Saturday, December 26, 2015

Self-Reported Changes in Drug Use Behaviors & Syringe Disposal Methods Following the Opening of a Supervised Injecting Facility in Copenhagen, Denmark

In Denmark, the first standalone supervised injecting facility (SIF) opened in Copenhagen’s Vesterbro neighborhood on October 1, 2012. The purpose of this study was to assess whether use of services provided by the recently opened SIF was associated with changes in injecting behavior and syringe disposal practices among people who inject drugs (PWID). We hypothesized that risk behaviors (e.g., syringe sharing), and unsafe syringe disposal (e.g., dropping used equipment on the ground) had decreased among PWID utilizing the SIF.

Between February and August of 2013, we conducted interviews using a survey (in English and Danish) with forty-one people who reported injecting drugs at the SIF. We used descriptive statistics and McNemar’s test to examine sociodemographic characteristics of the sample, current drugs used, sites of syringe disposal before and after opening of the SIF, and perceived behavior change since using the SIF.

Of the interviewed participants, 90.2% were male and the majority were younger than 40 years old (60.9%). Three-quarters (75.6%) of participants reported reductions in injection risk behaviors since the opening of the SIF, such as injecting in a less rushed manner (63.4%), fewer outdoor injections (56.1%), no longer syringe sharing (53.7%), and cleaning injecting site(s) more often (43.9%). Approximately two-thirds (65.9%) of participants did not feel that their frequency of injecting had changed; five participants (12.2%) reported a decrease in injecting frequency, and only two participants (4.9%) reported an increase in injecting frequency. Twenty-four (58.5%) individuals reported changing their syringe disposal practices since the opening of the SIF; of those, twenty-three (95.8%) reported changing from not always disposing safely to always disposing safely (McNemar’s test p-value < 0.001).

Our findings suggest that use of the Copenhagen SIF is associated with adoption of safer behaviors that reduce harm and promote health among PWID, as well as practices that benefit the Vesterbro neighborhood (i.e., safer syringe disposal). As a public health intervention, Copenhagen’s SIF has successfully reached PWID engaging in risk behavior. To fully characterize the impacts of this and other Danish SIFs, further research should replicate this study with a larger sample size and prospective follow-up.

Table 2

Primary locations for disposal of used syringes among a sample of people who inject drugs before and after the opening of a supervised injecting facility in Copenhagen, Denmark ( n  = 41)
Disposal mechanism/siteBefore SIF opened n (%)After SIF opened n (%)
Returned to the needle exchange (or SIF)14 (34.1)36 (87.8)
Put them in an outdoors sharps container19 (46.3)8 (19.5)
Put them in their own sharps container11 (26.8)6 (14.6)
Threw them in the garbage23 (56.1)5 (12.2)
Dropped them on the ground5 (12.2)0 (0.0)
Gave them to another user2 (4.9)0 (0.0)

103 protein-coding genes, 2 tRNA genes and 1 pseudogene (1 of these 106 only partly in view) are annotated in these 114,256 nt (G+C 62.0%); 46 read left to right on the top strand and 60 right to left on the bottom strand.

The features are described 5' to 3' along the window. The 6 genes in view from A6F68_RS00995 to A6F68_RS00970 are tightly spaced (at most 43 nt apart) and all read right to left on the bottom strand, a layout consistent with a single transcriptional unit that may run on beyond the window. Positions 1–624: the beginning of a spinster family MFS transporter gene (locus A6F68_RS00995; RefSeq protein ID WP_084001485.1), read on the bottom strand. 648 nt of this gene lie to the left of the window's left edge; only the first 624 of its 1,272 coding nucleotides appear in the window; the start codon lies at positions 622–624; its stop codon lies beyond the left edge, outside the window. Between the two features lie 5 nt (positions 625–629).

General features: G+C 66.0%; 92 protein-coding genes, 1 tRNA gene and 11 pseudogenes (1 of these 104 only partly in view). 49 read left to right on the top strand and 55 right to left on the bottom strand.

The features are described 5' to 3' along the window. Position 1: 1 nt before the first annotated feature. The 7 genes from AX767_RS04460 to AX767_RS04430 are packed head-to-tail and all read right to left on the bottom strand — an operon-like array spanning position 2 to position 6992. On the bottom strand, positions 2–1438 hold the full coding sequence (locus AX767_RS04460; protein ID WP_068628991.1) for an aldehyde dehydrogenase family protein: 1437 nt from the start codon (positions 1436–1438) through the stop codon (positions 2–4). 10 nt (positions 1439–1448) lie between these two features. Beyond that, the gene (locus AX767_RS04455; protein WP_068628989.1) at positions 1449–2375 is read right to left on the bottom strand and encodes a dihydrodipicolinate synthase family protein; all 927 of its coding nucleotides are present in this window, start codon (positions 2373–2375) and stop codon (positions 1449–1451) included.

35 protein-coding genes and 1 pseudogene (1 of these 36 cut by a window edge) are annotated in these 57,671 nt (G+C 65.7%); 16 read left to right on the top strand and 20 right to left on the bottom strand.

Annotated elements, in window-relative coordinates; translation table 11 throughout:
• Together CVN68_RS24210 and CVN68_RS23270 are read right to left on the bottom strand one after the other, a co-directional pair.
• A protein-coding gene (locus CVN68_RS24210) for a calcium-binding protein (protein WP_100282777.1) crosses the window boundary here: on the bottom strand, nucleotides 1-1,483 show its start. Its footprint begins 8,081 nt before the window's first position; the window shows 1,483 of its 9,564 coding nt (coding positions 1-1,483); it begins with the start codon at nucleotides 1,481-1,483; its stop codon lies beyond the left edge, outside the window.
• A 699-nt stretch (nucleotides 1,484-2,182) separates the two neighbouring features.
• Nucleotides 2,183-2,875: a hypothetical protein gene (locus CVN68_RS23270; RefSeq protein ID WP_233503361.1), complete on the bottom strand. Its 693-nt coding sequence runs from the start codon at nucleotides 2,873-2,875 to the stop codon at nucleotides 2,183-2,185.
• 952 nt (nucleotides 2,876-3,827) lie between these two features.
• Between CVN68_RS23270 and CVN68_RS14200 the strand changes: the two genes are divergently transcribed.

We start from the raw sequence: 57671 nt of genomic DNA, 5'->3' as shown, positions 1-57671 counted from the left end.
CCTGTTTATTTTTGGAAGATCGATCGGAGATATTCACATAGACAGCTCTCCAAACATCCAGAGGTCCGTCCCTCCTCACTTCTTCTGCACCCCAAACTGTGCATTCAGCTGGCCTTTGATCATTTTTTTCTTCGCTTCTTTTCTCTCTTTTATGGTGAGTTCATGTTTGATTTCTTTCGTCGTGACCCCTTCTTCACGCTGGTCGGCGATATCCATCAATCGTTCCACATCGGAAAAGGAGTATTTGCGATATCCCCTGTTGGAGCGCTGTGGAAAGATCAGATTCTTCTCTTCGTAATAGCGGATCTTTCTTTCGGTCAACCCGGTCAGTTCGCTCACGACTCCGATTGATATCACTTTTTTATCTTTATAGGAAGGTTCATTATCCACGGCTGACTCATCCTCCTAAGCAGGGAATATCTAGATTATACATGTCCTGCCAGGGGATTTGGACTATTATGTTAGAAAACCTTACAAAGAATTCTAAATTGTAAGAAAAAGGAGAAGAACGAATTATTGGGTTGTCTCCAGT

Flushed them down the toilet4 (9.8)0 (0.0)
Other3 (7.3)0 (0.0)
Note: n’s do not sum to 41 and proportions do not sum to 100% because participants may have identified more than one location as primary site of used syringe disposal.
Note: all data collected between February and August, 2013.

Table 3

Perceived behavior and frequency change among a sample of people who inject drugs at a supervised injecting facility since its opening in Copenhagen, Denmark ( n  = 41)
Characteristicn (%)
Any perceived behavior change31 (75.6)
 Less rushed/stressful26 (63.4)
 Less injecting outdoors23 (56.1)
 No longer share needles22 (53.7)
 Clean injection site more often18 (43.9)
 Easier to get vein first time16 (39.0)
 Reuse own needles less often11 (26.8)
 Use clean water more often11 (26.8)
 No longer need help injecting6 (14.6)
 Other3 (7.3)
Perceived frequency change
 No change27 (65.9)
 Decreased (inject less often)5 (12.2)
 Increased (inject more often)2 (4.9)
 Unsure4 (9.8)
Note: n’s do not sum to 41 and proportions do not sum to 100% due to missing values or where participants endorsed more than one option.
Note: all data collected between February and August, 2013.
Full article at:

By:   Elizabeth N Kinnard,corresponding author Chanelle J Howe, Thomas Kerr, Vibeke Skjødt Hass, and Brandon DL Marshall
Department of Behavioral and Social Sciences, Brown University School of Public Health, 121 South Main Street, Box G-S-121-4 Providence, RI 02912 USA
Department of Epidemiology, Brown University School of Public Health, 121 South Main Street, Box G-S-121-2, Providence, RI 02912 USA
Faculty of Medicine, University of British Columbia, 317 - 2194 Health Sciences Mall, Vancouver, BC V6T 1Z3 Canada
Urban Health Research Initiative, British Columbia Centre for Excellence in HIV/AIDS, 608 – 1081 Burrard Street, Vancouver, BC V6Z 1Y6 Canada
The Saxo Institute, Faculty of Humanities, University of Copenhagen, Karen Blixens Vej 4, DK-2300 Copenhagen, Denmark
Elizabeth N Kinnard, Email: ude.nworb@dranniK_htebazilE.


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